up 230 points, .7%. looking at the korean index about flat. the nikkei higher. all against these moves, gyrations, for the dollar on the way out as donald trump waded into the public discussion, saying he favors a strong greenback after his treasury secretary endorsed a weaker dollar, saying that was good for thee, all of that sending greenback to the downside. japanese equities slightly higher as the yen is ready much flat as far as that goes, but what about the dollar? where does it go from here? this is a fibonacci look at what is going on. i would do this with our fx rates editor.
we have seen the dollar through 2017 go down considerably. we had gains of the pound 5%. that it has broken a key retracement level and there are not many further places of support as it goes down. major as most oversold well if you look at the relative strength index. let's get a view of what investors are making of the rebound today, but the general trend lower. patricia is with us now. trumpcomments from donald . what are people suggesting will happen next and how are they digesting all of it? >> it is interesting. we spoke to a fund manager about what they made of the comments coming out of dollar. about the currency. -- out of davos about the currency. this is something they are not
consider in terms of investments into currencies. investors still want to sell dollar against major currencies especially, and this is based on the policy convergence theory, whether the ecb or boe, traders are wanting to price and a tighter global interest rate policy these of the the fed. vis-à-vis the fed. them theing opportunity to sell further. the rebound was overdone yesterday. startedhe dollar has coming off this morning across the major currencies. ,ishaad: what about the euro mario draghi talking about that yesterday, going on to suggest a goodg euro would not be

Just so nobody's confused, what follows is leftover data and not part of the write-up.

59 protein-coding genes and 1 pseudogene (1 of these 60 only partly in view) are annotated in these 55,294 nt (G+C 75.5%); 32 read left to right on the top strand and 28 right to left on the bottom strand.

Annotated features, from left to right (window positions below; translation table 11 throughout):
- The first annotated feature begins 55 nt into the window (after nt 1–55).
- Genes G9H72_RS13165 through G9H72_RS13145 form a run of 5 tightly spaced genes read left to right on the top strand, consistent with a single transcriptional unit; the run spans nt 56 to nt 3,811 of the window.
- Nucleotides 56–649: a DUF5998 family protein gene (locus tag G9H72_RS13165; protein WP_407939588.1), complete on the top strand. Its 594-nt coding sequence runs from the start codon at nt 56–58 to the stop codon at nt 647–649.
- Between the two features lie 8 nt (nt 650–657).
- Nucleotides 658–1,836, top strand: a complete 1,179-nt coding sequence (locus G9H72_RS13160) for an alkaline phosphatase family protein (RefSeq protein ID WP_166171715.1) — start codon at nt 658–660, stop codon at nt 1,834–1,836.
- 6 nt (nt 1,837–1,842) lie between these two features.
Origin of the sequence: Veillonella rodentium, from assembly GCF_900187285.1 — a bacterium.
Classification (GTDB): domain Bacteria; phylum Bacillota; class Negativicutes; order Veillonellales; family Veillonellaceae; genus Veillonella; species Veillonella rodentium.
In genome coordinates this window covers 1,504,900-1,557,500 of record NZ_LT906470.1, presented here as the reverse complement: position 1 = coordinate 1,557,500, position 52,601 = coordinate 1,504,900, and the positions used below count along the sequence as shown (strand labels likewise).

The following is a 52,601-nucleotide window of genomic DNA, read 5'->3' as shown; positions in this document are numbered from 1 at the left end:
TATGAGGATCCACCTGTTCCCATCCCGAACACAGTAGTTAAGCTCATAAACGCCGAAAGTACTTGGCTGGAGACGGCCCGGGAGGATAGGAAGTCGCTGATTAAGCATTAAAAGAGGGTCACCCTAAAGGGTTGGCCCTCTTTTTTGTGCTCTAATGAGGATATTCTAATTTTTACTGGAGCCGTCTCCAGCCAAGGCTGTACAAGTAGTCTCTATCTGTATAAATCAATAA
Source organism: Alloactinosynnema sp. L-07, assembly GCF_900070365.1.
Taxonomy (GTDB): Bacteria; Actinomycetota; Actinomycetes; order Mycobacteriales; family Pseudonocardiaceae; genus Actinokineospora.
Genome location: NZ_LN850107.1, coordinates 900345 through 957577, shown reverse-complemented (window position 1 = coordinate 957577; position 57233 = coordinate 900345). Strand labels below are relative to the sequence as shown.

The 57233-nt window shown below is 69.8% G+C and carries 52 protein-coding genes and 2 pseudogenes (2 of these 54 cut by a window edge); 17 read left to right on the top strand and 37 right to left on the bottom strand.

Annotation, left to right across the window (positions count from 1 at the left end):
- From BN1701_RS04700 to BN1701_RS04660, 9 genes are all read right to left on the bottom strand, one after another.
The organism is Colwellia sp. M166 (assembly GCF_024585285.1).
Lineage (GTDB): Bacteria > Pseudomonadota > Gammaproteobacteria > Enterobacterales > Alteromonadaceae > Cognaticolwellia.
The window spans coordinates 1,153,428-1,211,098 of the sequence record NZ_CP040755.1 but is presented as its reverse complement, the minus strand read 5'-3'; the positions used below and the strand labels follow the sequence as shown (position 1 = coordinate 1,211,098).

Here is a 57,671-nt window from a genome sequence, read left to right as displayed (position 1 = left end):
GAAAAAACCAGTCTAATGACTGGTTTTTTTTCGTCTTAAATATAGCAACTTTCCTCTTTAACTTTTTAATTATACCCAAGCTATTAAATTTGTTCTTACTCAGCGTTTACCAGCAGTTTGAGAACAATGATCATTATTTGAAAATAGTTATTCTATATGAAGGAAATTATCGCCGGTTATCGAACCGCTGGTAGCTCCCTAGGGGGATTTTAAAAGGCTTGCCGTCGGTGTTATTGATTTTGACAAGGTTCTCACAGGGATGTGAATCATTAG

for the economy, so he has to say that, doesn't he? >> mario draghi took a swipe at ,teven mnuchin's remarks and that he should not be coming on the currencies. that's why the imf asked stephen mnuchin to clarify. we have always had that mantra of the strong dollar. as far as the ecb and mario came offhe euro because traders were surprised some people at the ecb wanted to wait until june before deciding what to do in september about the policy, unwinding the policy stimulus. they expect that this decision would come as early as march, but the euro selloff was not that strong and has rebounded this morning. traders are expecting a
tightening, pricing in the tightening a policy, may be next year, will still be the driver for the euro this year. no rate hikes have been priced in, but there is a jump in the march 2019 pricing for the first rate hike, so traders are expecting some normalization of rate pricing, and therefore the euro could gain traction on this. rishaad: thank you so much for that. making heads and ales of what's going on fx wise. declining to comment on the dollar in davos, what mr. yen has to say about all that. next, the potential threats from protectionism. we will look at that with the chief economist as our guest. ♪
warnings at davos about protectionism. expected to push his america first agenda. let's find out the concerns and how they could play out with our next guest, who says the practice of protectionism is on the decline. is it? >> yes. to thousand 17, 4002 protectionist measures, half the number in 2016 and 2015, so -- rishaad: how many globalization measures have you seen in that time? >> we have seen countries like the you can europe going for bilateral trade agreements. it is the first time they are thinking of going back. it is interesting to see in